The first nine holes at Yas Acres, the latest original work from Fry/Straka Global Golf Course Design, will open in September, the first course in what stands to be a decade-long smorgasbord of Middle Eastern golf course development.
A sister property to the renowned Yas Links, Yas Acres was developed by Aldar Properties as another entertainment attraction on the man-made island in the Persian Gulf. The clubhouse will also open this fall, according to Fry/Straka partner Dana Fry. The second nine is planned but construction has not started yet.
“I have not set foot on the Yas Acres site since March 2020, due to COVID, but this is why we, as a firm, insist on creating the most detailed construction and grading documents in the business,” Fry said. “We prefer to be on site, of course. However, a skilled contractor can look at our plans and effectively build a golf course to specifications. Additionally, we had talented shapers on-site who would use live video to walk us though construction progress. That’s the whole point of construction documents and having a strong on-site team in place — something that can get lost if too much emphasis is placed on freelancing. I’m hoping to travel to Abu Dhabi in time for the opening this fall.”
Yas Island had been a naturally formed peninsula until the UAE government separated the sandy expanse from the mainland by constructing a man-made, salt-water channel. It was planned as an “entertainment” island. Today it’s home to a dozen hotels and beach resorts, Ferrari World, a Warner Brothers Studio theme park, Yas Waterworld, Sea World and Yas Links, which opened in 2010.
“Yas Links is clearly the best golf course in the Middle East. We’re confident that Yas Acres, when completed, will represent a truly worthy companion track,” Fry said. “The entire island is pure sand and that is catnip to any architect. First thing we did at Yas Acres was build a man-made ridge that runs right through the property that reaches heights of 30 feet. But before that, the entire site, which is 156 acres, was filled about five feet — to make sure all the turf and vegetation would not be affected by groundwater levels, which fluctuate because of the proximity to the sea.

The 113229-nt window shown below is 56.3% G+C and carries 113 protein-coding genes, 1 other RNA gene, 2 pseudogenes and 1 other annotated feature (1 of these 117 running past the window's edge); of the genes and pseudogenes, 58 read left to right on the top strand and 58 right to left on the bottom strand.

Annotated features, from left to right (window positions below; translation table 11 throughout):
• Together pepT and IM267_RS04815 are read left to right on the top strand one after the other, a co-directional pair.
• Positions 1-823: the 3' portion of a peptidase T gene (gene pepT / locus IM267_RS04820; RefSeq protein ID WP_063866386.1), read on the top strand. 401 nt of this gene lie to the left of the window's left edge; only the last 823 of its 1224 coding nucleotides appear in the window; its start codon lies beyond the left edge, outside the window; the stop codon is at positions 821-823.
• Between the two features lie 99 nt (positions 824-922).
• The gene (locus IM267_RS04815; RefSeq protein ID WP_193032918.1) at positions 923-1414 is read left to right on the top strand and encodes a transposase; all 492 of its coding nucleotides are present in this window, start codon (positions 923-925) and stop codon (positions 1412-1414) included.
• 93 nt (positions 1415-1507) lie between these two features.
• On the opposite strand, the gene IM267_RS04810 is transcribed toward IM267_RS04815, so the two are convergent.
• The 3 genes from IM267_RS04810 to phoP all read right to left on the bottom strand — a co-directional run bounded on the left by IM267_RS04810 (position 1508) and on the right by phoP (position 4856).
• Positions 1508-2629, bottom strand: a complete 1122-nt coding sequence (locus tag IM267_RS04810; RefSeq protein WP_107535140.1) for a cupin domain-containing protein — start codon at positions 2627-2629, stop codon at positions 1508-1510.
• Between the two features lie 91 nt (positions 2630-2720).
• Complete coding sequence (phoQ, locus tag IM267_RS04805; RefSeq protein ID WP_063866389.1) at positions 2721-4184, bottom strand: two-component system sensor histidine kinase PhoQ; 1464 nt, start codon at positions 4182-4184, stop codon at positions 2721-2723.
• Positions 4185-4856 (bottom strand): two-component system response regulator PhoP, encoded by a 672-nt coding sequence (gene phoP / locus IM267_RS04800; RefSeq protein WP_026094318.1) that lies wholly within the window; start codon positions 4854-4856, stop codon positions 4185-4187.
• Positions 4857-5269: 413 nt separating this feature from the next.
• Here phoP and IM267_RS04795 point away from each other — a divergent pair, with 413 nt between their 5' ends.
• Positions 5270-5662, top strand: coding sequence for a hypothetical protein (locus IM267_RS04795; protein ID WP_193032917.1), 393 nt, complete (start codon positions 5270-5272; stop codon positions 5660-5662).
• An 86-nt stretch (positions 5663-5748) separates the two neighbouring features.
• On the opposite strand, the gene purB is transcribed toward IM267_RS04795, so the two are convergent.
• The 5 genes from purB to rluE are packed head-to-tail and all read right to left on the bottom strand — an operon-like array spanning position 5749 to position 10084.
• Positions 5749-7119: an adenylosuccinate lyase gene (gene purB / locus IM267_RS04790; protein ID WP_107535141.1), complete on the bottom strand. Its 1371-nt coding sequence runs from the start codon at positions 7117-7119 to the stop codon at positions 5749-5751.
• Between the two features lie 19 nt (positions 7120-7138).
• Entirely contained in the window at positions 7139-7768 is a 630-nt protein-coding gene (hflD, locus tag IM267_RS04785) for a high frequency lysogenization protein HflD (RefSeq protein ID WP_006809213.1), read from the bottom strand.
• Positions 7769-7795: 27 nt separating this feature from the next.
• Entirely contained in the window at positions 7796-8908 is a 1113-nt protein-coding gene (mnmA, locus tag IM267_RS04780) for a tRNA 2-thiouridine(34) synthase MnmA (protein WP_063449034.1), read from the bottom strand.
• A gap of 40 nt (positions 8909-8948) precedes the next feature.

“All the holes interact directly with this ridge, via tee boxes, fairways or green sites. That sort of elevation also allows for lots of running water and streams. Naturally, our design called for a substantial desert vegetation of the entire course, but especially the ridge. Without that, it’s difficult to make a landform that big look natural.”
Fry and partner Jason Straka are some of the bolder and more innovative practitioners of what they call “The Big Dirt” — namely, the creation of man-made landforms that give strategic drama and aesthetics to otherwise flat properties. Examples include Calusa Pines in Naples, Florida and The Union League National Golf Club, a 27-hole project now nearing completion in the Pine Barrens of southern New Jersey.
“I used to work for Tom Fazio, during the 1980s, and I’ve always believed that his longtime associate, Andy Banfield, was the best Big Dirt-moving guy — but now I believe we can do it just as well,” Fry said. “Using Big Dirt to make great golf holes is only half the battle. The other half is tying the Big Dirt into the surrounding landscape to make it look like it’s always been there. That’s a grading exercise and a vegetative exercise. And when it comes to revegetation, I’ll take Jason Straka over anyone.
“Yas Links is an excellent golf course but it does not feature the elevation we have at Yas Acres. The other factor that makes Yas Acres so special is the size of our property. We had 156 acres to work with — for just the first nine holes alone! Merion Golf Club has 18 holes on 108 acres, just to put that in perspective. So we have incredibly wide corridors of pure sand. We’ve been able to create some really compelling contours and hole environments because of the unique space we have.”
Yas Links is the first Middle Eastern commission from Fry/Straka Global Golf Course Design, which also has projects underway in Vietnam, Brazil, Mexico, Canada and several states across the United States. Before the Chinese government effectively banned all new course construction in 2014, Fry/Straka designed and built seven highly regarded projects there, including Qizhong Garden GC in Shanghai, host of an LPGA Tour stop from 2016 to 2019.
More than 20 different golf projects have taken shape in the United Arab Emirates since 1995, but much of the golf industry is firmly fixated these days on the Kingdom next door. Saudi Arabia’s “Vision 2030” initiative calls for the development of multiple “resort cities” in strategic areas of the country, all of which include golf course components.
“I attended the Saudi Golf Summit in January 2020, just before the pandemic hit,” Fry said. “It’s not yet clear exactly how many golf courses are being proposed and how many will be built. It’s going to be a very interesting few years, watching the process take shape. The UAE population is 90 percent expatriates. The market for golf and other entertainments is already there. Next door, everything is still to be built and much of that resort clientele will arrive from outside the Kingdom. How much gets built? Nobody knows just yet.”